By Ian Quinn
The Government has pledged GP pay will not be dependent upon their commissioning performance and has pushed ahead with plans for consortia to reward practices with controversial incentives for their success in rationing NHS care.
Health minister Simon Burns told the House of Commons that so-called quality premiums paid to consortia would ‘clearly be separate' from GP contracts, despite speculation that up to 15% of practice income may depend on their commissioning record.
‘The quality premium will be funded from existing resources. It will quite clearly be separate from the payments to GP practices for providing primary medical services,' he said.
Speaking in the committee stage of the Health and Social Care Bill, which quashed amendments that could have barred the controversial incentives, Mr Burns said: ‘Some members of the medical profession have expressed concerns about the quality premium, contending that they fear it will come from their current pay and that it will put pressure on them to ration care to patients to ensure that they remain in budget.
‘However, it is not the purpose of the policy to reward GPs for withholding treatment. Instead, what we are proposing is that GP consortia will be rewarded for using their resources to achieve high-quality health outcomes for patients.'
He said quality premiums would be ‘not a bonus, but an incentive' and will improve quality.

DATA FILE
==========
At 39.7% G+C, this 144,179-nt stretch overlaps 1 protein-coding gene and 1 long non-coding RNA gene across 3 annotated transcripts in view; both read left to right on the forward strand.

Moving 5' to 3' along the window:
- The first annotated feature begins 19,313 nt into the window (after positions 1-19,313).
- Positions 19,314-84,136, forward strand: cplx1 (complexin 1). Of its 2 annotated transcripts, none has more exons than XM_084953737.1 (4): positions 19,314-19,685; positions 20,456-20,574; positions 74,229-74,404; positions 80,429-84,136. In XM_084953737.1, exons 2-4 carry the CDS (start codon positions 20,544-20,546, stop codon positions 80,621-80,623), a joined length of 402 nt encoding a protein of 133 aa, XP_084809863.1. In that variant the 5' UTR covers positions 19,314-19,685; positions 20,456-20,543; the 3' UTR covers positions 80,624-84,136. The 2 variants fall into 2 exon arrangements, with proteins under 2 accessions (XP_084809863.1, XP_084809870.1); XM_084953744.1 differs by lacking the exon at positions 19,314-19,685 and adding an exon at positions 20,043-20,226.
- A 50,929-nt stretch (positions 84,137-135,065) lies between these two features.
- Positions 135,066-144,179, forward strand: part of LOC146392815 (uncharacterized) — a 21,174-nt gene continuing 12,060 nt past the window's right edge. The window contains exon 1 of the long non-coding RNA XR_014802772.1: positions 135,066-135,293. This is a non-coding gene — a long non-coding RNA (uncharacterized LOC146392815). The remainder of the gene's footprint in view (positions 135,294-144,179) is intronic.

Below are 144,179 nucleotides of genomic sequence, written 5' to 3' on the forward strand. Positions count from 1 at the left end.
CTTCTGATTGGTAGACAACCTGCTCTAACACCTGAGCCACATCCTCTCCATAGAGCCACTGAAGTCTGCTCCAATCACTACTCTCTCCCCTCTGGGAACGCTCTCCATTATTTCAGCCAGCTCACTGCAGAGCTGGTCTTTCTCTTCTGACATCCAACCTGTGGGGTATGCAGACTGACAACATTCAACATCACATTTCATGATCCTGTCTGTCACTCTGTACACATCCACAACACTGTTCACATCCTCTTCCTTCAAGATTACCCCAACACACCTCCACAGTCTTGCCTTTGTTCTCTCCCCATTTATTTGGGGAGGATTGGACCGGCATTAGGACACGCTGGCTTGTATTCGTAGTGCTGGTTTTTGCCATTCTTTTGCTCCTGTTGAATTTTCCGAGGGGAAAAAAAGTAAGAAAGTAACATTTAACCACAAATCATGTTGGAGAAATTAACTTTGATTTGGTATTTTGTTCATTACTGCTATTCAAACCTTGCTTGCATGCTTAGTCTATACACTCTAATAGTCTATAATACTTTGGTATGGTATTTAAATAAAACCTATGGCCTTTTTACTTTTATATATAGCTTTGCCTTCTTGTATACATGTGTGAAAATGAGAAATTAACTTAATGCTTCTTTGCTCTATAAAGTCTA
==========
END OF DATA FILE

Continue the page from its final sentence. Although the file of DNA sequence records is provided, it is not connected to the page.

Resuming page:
‘It enables the NHS Commissioning Board to make payments to GP consortia for their performance. In particular, GP consortia will be rewarded for how successfully they focus their resources to achieve better health outcomes for patients,' he added.
However, GPC deputy chair, Dr Richard Vautrey, said later he feared GPs pay would become directly linked to commissioning, even if it did not come directly from their contracts.
He said: ‘The fact is that the Government has said the quality premium will come from existing resources. If they don't take it from the GP contract the only other way is for them to top slice the entire funding of the NHS, which will reduce GPs income. The reality is they will have to take it from somewhere.'
The GPC claims the Government's plans for nationwide financial incentives for GPs to cut referrals to hospital are 'unethical'.
As the committee stage of the health bill continues, the BMA is also calling for MPs to back amendments to limit the sweeping powers of the new economic regulator Monitor to drive up competition in the NHS in the same way as in privatised industries such as water, gas, and telecommunications.
In a new briefing paper, the BMA claims Monitor will focus more on enforcing competition than on the provision of effective healthcare and this will lead to the closure of existing NHS services.
BMA chair, Dr Hamish Meldrum, said: ‘Whatever your views of the privatisation of other services, it is certainly not the right model for the NHS. At best, providers of care will be distracted from their main responsibility of providing excellent services. At worst, hospitals will close.'GP pay will be kept 'clearly separate' from commissioning performance, vows minister